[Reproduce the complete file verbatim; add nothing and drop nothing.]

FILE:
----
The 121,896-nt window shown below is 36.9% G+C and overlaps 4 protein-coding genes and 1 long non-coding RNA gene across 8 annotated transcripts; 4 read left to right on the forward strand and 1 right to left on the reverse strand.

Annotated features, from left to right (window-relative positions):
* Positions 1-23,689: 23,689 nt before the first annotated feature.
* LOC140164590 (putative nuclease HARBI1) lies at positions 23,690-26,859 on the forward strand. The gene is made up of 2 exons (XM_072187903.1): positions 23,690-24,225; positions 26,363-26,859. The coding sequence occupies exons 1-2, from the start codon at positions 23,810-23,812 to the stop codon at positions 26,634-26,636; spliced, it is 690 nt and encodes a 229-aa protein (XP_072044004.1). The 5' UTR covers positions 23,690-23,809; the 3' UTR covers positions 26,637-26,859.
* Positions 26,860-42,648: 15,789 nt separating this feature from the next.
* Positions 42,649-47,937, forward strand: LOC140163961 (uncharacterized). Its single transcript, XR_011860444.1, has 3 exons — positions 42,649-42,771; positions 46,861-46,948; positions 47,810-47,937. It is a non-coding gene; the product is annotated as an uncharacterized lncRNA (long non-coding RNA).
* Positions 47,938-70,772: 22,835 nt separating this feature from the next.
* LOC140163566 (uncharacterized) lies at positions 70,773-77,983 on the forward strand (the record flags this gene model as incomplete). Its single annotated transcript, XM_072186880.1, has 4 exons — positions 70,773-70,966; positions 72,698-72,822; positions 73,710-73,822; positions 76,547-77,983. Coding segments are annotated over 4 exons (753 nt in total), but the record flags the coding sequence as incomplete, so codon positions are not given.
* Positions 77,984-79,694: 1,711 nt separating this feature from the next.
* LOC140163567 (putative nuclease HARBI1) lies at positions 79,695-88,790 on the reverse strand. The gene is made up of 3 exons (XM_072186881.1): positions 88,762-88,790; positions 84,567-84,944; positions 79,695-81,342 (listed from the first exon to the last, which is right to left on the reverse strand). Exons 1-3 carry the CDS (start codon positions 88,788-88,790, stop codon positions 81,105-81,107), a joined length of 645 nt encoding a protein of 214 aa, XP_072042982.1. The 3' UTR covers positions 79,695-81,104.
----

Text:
The 121,896-nt window shown below is 36.9% G+C and overlaps 4 protein-coding genes and 1 long non-coding RNA gene across 8 annotated transcripts; 4 read left to right on the forward strand and 1 right to left on the reverse strand.

Annotated features, from left to right (window-relative positions):
* Positions 1-23,689: 23,689 nt before the first annotated feature.
* LOC140164590 (putative nuclease HARBI1) lies at positions 23,690-26,859 on the forward strand. The gene is made up of 2 exons (XM_072187903.1): positions 23,690-24,225; positions 26,363-26,859. The coding sequence occupies exons 1-2, from the start codon at positions 23,810-23,812 to the stop codon at positions 26,634-26,636; spliced, it is 690 nt and encodes a 229-aa protein (XP_072044004.1). The 5' UTR covers positions 23,690-23,809; the 3' UTR covers positions 26,637-26,859.
* Positions 26,860-42,648: 15,789 nt separating this feature from the next.
* Positions 42,649-47,937, forward strand: LOC140163961 (uncharacterized). Its single transcript, XR_011860444.1, has 3 exons — positions 42,649-42,771; positions 46,861-46,948; positions 47,810-47,937. It is a non-coding gene; the product is annotated as an uncharacterized lncRNA (long non-coding RNA).
* Positions 47,938-70,772: 22,835 nt separating this feature from the next.
* LOC140163566 (uncharacterized) lies at positions 70,773-77,983 on the forward strand (the record flags this gene model as incomplete). Its single annotated transcript, XM_072186880.1, has 4 exons — positions 70,773-70,966; positions 72,698-72,822; positions 73,710-73,822; positions 76,547-77,983. Coding segments are annotated over 4 exons (753 nt in total), but the record flags the coding sequence as incomplete, so codon positions are not given.
* Positions 77,984-79,694: 1,711 nt separating this feature from the next.
* LOC140163567 (putative nuclease HARBI1) lies at positions 79,695-88,790 on the reverse strand. The gene is made up of 3 exons (XM_072186881.1): positions 88,762-88,790; positions 84,567-84,944; positions 79,695-81,342 (listed from the first exon to the last, which is right to left on the reverse strand). Exons 1-3 carry the CDS (start codon positions 88,788-88,790, stop codon positions 81,105-81,107), a joined length of 645 nt encoding a protein of 214 aa, XP_072042982.1. The 3' UTR covers positions 79,695-81,104.